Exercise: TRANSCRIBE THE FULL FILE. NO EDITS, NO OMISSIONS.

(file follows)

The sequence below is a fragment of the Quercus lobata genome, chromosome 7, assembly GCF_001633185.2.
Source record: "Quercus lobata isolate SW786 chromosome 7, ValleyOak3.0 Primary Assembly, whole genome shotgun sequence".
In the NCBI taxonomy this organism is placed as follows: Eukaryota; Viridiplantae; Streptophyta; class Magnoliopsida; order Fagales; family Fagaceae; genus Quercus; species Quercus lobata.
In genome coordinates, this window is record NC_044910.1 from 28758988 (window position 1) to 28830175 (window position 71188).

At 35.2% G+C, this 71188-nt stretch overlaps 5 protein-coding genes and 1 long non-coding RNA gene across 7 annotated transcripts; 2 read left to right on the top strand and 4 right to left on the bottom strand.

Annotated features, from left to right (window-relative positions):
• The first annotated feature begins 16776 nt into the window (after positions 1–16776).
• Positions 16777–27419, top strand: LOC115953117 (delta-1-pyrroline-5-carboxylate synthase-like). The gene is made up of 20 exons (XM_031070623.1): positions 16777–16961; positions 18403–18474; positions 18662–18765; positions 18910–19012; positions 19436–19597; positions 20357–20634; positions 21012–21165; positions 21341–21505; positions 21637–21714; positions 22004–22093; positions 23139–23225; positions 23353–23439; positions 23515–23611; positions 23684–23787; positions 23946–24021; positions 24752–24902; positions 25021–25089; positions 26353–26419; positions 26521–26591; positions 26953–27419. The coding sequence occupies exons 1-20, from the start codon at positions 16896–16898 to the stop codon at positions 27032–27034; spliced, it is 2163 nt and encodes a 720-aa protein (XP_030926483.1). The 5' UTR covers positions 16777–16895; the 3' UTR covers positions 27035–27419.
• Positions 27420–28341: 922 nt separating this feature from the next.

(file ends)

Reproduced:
The sequence below is a fragment of the Quercus lobata genome, chromosome 7, assembly GCF_001633185.2.
Source record: "Quercus lobata isolate SW786 chromosome 7, ValleyOak3.0 Primary Assembly, whole genome shotgun sequence".
In the NCBI taxonomy this organism is placed as follows: Eukaryota; Viridiplantae; Streptophyta; class Magnoliopsida; order Fagales; family Fagaceae; genus Quercus; species Quercus lobata.
In genome coordinates, this window is record NC_044910.1 from 28758988 (window position 1) to 28830175 (window position 71188).

At 35.2% G+C, this 71188-nt stretch overlaps 5 protein-coding genes and 1 long non-coding RNA gene across 7 annotated transcripts; 2 read left to right on the top strand and 4 right to left on the bottom strand.

Annotated features, from left to right (window-relative positions):
• The first annotated feature begins 16776 nt into the window (after positions 1–16776).
• Positions 16777–27419, top strand: LOC115953117 (delta-1-pyrroline-5-carboxylate synthase-like). The gene is made up of 20 exons (XM_031070623.1): positions 16777–16961; positions 18403–18474; positions 18662–18765; positions 18910–19012; positions 19436–19597; positions 20357–20634; positions 21012–21165; positions 21341–21505; positions 21637–21714; positions 22004–22093; positions 23139–23225; positions 23353–23439; positions 23515–23611; positions 23684–23787; positions 23946–24021; positions 24752–24902; positions 25021–25089; positions 26353–26419; positions 26521–26591; positions 26953–27419. The coding sequence occupies exons 1-20, from the start codon at positions 16896–16898 to the stop codon at positions 27032–27034; spliced, it is 2163 nt and encodes a 720-aa protein (XP_030926483.1). The 5' UTR covers positions 16777–16895; the 3' UTR covers positions 27035–27419.
• Positions 27420–28341: 922 nt separating this feature from the next.